Instead, Mr. Kalanick got defensive and derisive of Mr. Kamel’s concerns, telling him just before exiting the car and slamming the door: “Some people don’t like to take responsibility for their own shit. They blame everything in their life on somebody else. Good luck!” An apologetic Kalanick responded to the firestorm of negative attention a few days later, but the damage was done as was his leadership of Uber. No doubt he learned a valuable lesson. He lost dignity, a job, and a job title, but kept his seat on the board and the billions’ worth of stock. Kalanick remains an entrepreneurial go-getter and savvy executive and his past leadership missteps remain lessons to learn from today.
Employees rightly find these “executives from hell” moments cringe-worthy. The CEO in the above illustration defended his company’s policies and blamed competitors for requiring price changes. Did this help the driver/employee’s concerns? Not one bit because had he listened intently to his contractor’s concerns, Mr. Kalanick would have understood how the revised policies had impacted his contractor’s income. Nobody likes being called a liar, as Mr. Kamel did with his remark to Mr. Kalanick with “Some people don’t trust you,” but humility would have been the best response from a respected leader.
EQ Full Tank
Let’s recap. In one executive communications exchange with a contractor, the contractor felt belittled, insulted, lied to and betrayed. Certainly not the intended effect a smart businessperson would have conveyed in any way, shape or form. So why does this repeatedly happen to even the very smartest titans of industry? Unfortunately, the culprit is usually a lack of time, focus, and empathy for the employee’s perspective.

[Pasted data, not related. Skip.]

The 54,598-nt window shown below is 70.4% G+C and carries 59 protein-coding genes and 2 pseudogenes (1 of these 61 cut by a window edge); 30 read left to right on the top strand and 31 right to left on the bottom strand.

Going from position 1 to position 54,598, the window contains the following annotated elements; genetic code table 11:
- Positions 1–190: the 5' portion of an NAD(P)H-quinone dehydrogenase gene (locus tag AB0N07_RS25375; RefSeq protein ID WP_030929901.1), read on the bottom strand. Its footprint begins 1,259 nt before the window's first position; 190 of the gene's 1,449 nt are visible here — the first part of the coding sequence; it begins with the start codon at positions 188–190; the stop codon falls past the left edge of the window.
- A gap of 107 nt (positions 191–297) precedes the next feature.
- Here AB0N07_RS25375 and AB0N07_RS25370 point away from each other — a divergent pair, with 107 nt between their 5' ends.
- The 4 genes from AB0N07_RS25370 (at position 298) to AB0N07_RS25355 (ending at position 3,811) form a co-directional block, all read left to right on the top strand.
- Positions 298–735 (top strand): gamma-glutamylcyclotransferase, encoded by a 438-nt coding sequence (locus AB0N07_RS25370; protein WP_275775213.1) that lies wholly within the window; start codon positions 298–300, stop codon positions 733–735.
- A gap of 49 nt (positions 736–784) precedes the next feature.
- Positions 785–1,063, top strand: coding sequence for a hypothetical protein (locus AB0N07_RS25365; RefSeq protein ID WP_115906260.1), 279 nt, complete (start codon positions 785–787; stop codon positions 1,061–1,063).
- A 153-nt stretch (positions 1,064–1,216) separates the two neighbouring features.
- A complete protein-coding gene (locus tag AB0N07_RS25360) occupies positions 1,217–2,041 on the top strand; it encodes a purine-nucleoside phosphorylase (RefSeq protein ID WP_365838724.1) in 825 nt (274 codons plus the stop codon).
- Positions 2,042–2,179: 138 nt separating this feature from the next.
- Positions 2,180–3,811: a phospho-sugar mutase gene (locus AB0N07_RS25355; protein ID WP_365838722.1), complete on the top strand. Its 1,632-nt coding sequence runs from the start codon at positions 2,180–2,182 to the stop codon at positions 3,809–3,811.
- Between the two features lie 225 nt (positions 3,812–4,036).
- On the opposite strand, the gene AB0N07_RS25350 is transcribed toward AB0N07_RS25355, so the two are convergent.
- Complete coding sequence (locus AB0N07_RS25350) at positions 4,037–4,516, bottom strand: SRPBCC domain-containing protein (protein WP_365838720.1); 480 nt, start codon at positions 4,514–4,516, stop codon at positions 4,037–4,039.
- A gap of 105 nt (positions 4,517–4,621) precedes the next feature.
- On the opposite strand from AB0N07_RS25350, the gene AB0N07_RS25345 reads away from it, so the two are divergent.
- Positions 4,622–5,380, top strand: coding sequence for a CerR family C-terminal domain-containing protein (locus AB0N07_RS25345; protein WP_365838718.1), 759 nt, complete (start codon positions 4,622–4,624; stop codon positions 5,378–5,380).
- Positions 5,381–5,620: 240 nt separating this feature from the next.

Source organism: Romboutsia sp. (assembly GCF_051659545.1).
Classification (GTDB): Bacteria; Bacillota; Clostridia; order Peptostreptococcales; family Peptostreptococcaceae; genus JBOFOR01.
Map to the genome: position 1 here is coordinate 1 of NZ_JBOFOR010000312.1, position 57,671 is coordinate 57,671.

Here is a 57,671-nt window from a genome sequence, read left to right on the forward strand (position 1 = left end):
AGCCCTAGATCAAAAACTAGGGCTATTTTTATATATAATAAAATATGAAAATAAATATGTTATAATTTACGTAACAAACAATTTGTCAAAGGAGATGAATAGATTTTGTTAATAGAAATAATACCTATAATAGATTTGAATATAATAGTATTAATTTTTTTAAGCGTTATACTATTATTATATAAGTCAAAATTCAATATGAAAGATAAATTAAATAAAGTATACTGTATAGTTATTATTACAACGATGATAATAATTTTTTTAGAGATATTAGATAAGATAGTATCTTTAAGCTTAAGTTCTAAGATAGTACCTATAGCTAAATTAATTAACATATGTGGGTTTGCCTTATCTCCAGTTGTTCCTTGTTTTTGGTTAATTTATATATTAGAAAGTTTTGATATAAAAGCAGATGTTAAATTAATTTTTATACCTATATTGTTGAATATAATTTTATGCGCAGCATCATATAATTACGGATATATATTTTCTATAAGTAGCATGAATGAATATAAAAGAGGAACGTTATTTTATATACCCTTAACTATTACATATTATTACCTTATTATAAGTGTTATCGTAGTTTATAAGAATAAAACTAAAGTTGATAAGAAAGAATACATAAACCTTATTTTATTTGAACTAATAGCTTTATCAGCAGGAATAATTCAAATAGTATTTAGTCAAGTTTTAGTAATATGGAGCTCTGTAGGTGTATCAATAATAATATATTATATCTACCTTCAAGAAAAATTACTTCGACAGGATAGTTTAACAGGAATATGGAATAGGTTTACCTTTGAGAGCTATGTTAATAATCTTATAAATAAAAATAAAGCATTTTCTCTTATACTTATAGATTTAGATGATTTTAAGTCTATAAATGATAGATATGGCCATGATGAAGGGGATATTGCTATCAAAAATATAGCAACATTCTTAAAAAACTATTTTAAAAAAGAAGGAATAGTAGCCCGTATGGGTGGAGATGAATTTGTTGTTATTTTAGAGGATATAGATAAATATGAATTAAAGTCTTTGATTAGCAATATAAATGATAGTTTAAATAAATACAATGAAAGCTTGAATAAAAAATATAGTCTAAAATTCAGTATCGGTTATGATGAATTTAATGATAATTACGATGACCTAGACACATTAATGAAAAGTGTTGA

In his groundbreaking book, psychologist Daniel Goleman provided ample evidence that measurements of success can be predicted better by looking at a person’s social self-awareness aptitude. In Emotional Intelligence (and Emotional Intelligence in the Workplace), Goleman steers readers using what he might argue is a more accurate GPS of success:
Academic intelligence offers virtually no preparation for the turmoil––or opportunity––life’s vicissitudes bring. Yet even though a high IQ is no guarantee of prosperity, prestige, or happiness in life, our schools and our culture fixate on academic abilities, ignoring emotional intelligence, a set of traits––some might call it character––that also matters immensely for our personal destiny.
People with well-developed emotional skills are also more likely to be content and effective in their lives, mastering the habits of mind that foster their own productivity; people who cannot marshal some control over their emotional life fight inner battles that sabotage their ability for focused work and clear thought.[ii]
So on whatever perch you find yourself, front seat, backseat, shared seat at the table or standing room only, when it comes to words that go out of your mouth or appear in an email or web page above your signature: You are in the driver’s seat. Be the driver a rider would want to ride with and not bail from at the next light.
[i] Lewis Carroll, Through the Looking-Glass
[ii] Emotional Intelligence: Why it can matter more than IQ; Bantam paperback edition, p. 36.